October 1, 2019 By Rukia Henry
Helping Your Child Pick the Right College for Them
One of the things I looked forward to the most after high school was attending college. It was a time where as a student, I could assert my independence and pursue a degree that would ultimately set me up for success in the future. But it’s also a time where guidance and advice from parents is critical, as the next four (or more) years set students up for their eventual career paths. As exciting and overwhelming as the process may feel, here are some topics to consider to help make the process easier.
What Are Their Career Goals?
When applying to colleges, it’s important to first consider your child’s professional goals. There are schools that may have an amazing Theater Arts Program, for example, but the Science Department may not be the best. On the other hand, there are schools that have exceptional funding for science and research, and no formal undergraduate business program. All schools have their strengths, so to narrow down your list, figure out which program best aligns with your student’s academic and professional goals. As a child, I gravitated towards science and medicine, so when deciding which school to attend, my parents helped me in choosing a university with a strong science program.
College Community and Environment
Leaving home for a completely new environment can be frightening for some students. But just remember, the transition is happening for all incoming freshman. Clubs and organizations make this easier, and many colleges make resources for joining readily available. This was one of the major considerations my parents and I talked about. Being a person of color, it was important that I chose a college where I would feel a sense of community. For other students who may be interested in joining Panhellenic Organizations, it’s important to consider if the college of your choice has a chapter.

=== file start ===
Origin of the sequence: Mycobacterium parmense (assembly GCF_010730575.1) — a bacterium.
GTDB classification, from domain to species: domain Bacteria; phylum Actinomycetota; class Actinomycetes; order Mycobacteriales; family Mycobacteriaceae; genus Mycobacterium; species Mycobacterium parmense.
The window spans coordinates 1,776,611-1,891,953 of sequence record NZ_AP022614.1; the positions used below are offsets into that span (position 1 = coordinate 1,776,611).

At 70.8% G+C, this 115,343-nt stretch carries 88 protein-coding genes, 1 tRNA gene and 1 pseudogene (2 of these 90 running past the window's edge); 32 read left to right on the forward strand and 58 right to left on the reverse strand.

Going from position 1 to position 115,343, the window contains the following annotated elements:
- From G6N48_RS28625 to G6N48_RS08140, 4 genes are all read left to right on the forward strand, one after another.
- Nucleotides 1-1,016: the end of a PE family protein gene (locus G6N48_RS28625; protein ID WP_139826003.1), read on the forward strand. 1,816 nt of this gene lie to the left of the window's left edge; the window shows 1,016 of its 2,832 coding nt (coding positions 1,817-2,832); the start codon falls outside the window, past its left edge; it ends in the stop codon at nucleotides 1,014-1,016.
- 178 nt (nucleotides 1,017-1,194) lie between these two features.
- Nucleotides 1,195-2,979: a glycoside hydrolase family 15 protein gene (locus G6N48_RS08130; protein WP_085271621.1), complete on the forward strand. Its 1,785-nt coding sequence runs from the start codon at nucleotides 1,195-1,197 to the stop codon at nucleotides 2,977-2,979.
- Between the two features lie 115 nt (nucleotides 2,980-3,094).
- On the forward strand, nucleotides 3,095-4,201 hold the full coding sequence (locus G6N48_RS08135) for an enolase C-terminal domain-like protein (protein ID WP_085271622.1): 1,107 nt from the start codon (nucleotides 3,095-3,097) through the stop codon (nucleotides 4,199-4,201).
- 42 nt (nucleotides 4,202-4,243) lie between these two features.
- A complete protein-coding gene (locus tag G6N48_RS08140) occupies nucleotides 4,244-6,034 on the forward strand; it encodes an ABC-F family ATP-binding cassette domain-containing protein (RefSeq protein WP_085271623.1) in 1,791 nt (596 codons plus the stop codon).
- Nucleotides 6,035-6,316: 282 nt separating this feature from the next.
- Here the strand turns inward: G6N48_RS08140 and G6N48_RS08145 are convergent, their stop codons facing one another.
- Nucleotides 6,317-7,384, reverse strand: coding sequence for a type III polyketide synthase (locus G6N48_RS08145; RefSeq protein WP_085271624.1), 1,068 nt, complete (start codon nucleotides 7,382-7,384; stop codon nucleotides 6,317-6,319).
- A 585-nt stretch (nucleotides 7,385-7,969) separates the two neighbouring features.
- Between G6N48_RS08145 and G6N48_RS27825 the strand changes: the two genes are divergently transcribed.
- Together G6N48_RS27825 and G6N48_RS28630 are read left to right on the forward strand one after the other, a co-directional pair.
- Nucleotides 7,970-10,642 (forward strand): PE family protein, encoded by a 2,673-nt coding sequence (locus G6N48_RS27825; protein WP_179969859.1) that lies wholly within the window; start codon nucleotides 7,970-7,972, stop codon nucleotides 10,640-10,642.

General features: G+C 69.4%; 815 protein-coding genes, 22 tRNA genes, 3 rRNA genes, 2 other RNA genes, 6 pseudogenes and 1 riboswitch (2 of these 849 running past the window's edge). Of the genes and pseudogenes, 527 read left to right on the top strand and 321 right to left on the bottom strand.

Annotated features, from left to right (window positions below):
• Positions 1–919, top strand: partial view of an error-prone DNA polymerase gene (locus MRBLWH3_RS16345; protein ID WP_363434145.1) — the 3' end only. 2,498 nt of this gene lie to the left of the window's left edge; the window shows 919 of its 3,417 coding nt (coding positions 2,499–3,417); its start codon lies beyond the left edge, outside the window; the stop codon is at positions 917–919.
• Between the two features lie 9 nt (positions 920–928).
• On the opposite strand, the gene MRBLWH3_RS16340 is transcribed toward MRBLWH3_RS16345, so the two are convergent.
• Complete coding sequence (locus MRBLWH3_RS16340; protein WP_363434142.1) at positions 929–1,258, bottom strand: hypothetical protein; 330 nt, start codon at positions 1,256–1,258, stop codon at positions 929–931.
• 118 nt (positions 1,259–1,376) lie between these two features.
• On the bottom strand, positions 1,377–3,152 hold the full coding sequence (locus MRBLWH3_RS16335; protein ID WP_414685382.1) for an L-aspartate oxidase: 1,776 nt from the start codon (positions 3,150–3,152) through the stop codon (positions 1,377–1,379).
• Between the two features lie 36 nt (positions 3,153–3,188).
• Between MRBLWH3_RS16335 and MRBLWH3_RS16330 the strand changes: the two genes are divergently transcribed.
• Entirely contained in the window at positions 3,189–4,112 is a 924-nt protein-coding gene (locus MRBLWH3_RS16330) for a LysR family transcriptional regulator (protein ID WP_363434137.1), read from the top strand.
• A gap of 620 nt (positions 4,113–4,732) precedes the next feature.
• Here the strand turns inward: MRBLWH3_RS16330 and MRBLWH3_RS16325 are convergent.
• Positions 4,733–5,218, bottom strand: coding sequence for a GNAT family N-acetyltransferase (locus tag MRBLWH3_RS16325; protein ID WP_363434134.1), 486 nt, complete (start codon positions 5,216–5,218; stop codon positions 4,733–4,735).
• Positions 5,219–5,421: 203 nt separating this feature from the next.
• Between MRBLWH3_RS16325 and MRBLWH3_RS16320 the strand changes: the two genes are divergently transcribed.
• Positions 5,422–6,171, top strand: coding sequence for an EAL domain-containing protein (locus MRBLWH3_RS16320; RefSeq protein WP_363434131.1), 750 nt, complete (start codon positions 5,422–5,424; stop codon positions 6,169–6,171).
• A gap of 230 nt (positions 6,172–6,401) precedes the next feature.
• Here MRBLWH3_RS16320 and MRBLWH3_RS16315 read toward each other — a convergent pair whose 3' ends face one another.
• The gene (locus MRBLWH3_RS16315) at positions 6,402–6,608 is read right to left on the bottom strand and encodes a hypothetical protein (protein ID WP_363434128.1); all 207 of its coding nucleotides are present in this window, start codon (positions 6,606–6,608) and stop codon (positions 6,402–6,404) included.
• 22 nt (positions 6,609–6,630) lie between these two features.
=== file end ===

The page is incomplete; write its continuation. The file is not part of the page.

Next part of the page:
Cost of Attendance
This is the big one. Attending college is not cheap. Between tuition and living expenses, the cost can become a huge financial burden on the entire family. Considering schools where your student is eligible for scholarships and grants could help cover the cost of attendance. You might also want to consider universities within your home state, so that you qualify for in-state tuition. When considering finances, I planned ahead and was fortunate enough to be awarded scholarships that funded my tuition and fees, and ultimately graduated debt free.
Location of College
While the location of the college can help your family save money on tuition, it can also help your child with professional goals. Considering a place like Washington, D.C. as a political science major may help with gaining access to relevant internship experience. Likewise, marine biology majors may want to attend college somewhere near vast ecosystems. Studying fashion in New York, or business in Boston or Silicon Valley are other strategies to consider when choosing the right school. When choosing which college to attend, my parents advised that it was best to choose one where I had family nearby. This way I could have a support system if needed.
Size of College and Classrooms
When helping your child choose the right university, you should also note their learning style. Will they be able to thrive and concentrate in a classroom with over 100 students? Or do they prefer a classroom size that is much smaller, to allow for more one-on-one attention from the professor? Even beyond the classroom, how do they feel about being a part of a campus that may have thousands of students? Are they very sociable, or would they prefer a school that is not as large and overwhelming? I ultimately decided to attend a smaller university, which helped me transition from living with my parents to living on my own.
Each child is unique, so remember that each college experience will also be unique. Having an open dialogue about these topics as you and your child navigate the college application process will help narrow the search in finding the perfect fit.
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